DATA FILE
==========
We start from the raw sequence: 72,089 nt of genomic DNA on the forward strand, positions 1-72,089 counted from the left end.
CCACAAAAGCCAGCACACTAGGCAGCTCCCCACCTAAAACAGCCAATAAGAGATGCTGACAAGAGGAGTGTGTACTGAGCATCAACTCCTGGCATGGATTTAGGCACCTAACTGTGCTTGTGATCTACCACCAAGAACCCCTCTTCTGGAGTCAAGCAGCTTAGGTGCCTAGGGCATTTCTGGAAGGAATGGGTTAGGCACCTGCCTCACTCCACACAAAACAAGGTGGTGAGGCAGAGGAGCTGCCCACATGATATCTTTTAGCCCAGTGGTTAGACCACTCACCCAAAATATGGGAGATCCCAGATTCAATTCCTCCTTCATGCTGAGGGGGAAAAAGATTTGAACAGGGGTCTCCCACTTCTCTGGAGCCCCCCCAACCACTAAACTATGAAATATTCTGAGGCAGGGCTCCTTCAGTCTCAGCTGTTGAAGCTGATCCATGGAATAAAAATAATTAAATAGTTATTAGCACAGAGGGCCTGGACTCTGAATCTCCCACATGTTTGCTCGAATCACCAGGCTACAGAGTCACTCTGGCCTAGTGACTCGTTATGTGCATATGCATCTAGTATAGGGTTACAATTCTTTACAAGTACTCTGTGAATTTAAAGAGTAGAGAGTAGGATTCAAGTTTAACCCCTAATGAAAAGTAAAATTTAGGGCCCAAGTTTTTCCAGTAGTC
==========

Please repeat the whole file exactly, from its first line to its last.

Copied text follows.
We start from the raw sequence: 72,089 nt of genomic DNA on the forward strand, positions 1-72,089 counted from the left end.
CCACAAAAGCCAGCACACTAGGCAGCTCCCCACCTAAAACAGCCAATAAGAGATGCTGACAAGAGGAGTGTGTACTGAGCATCAACTCCTGGCATGGATTTAGGCACCTAACTGTGCTTGTGATCTACCACCAAGAACCCCTCTTCTGGAGTCAAGCAGCTTAGGTGCCTAGGGCATTTCTGGAAGGAATGGGTTAGGCACCTGCCTCACTCCACACAAAACAAGGTGGTGAGGCAGAGGAGCTGCCCACATGATATCTTTTAGCCCAGTGGTTAGACCACTCACCCAAAATATGGGAGATCCCAGATTCAATTCCTCCTTCATGCTGAGGGGGAAAAAGATTTGAACAGGGGTCTCCCACTTCTCTGGAGCCCCCCCAACCACTAAACTATGAAATATTCTGAGGCAGGGCTCCTTCAGTCTCAGCTGTTGAAGCTGATCCATGGAATAAAAATAATTAAATAGTTATTAGCACAGAGGGCCTGGACTCTGAATCTCCCACATGTTTGCTCGAATCACCAGGCTACAGAGTCACTCTGGCCTAGTGACTCGTTATGTGCATATGCATCTAGTATAGGGTTACAATTCTTTACAAGTACTCTGTGAATTTAAAGAGTAGAGAGTAGGATTCAAGTTTAACCCCTAATGAAAAGTAAAATTTAGGGCCCAAGTTTTTCCAGTAGTC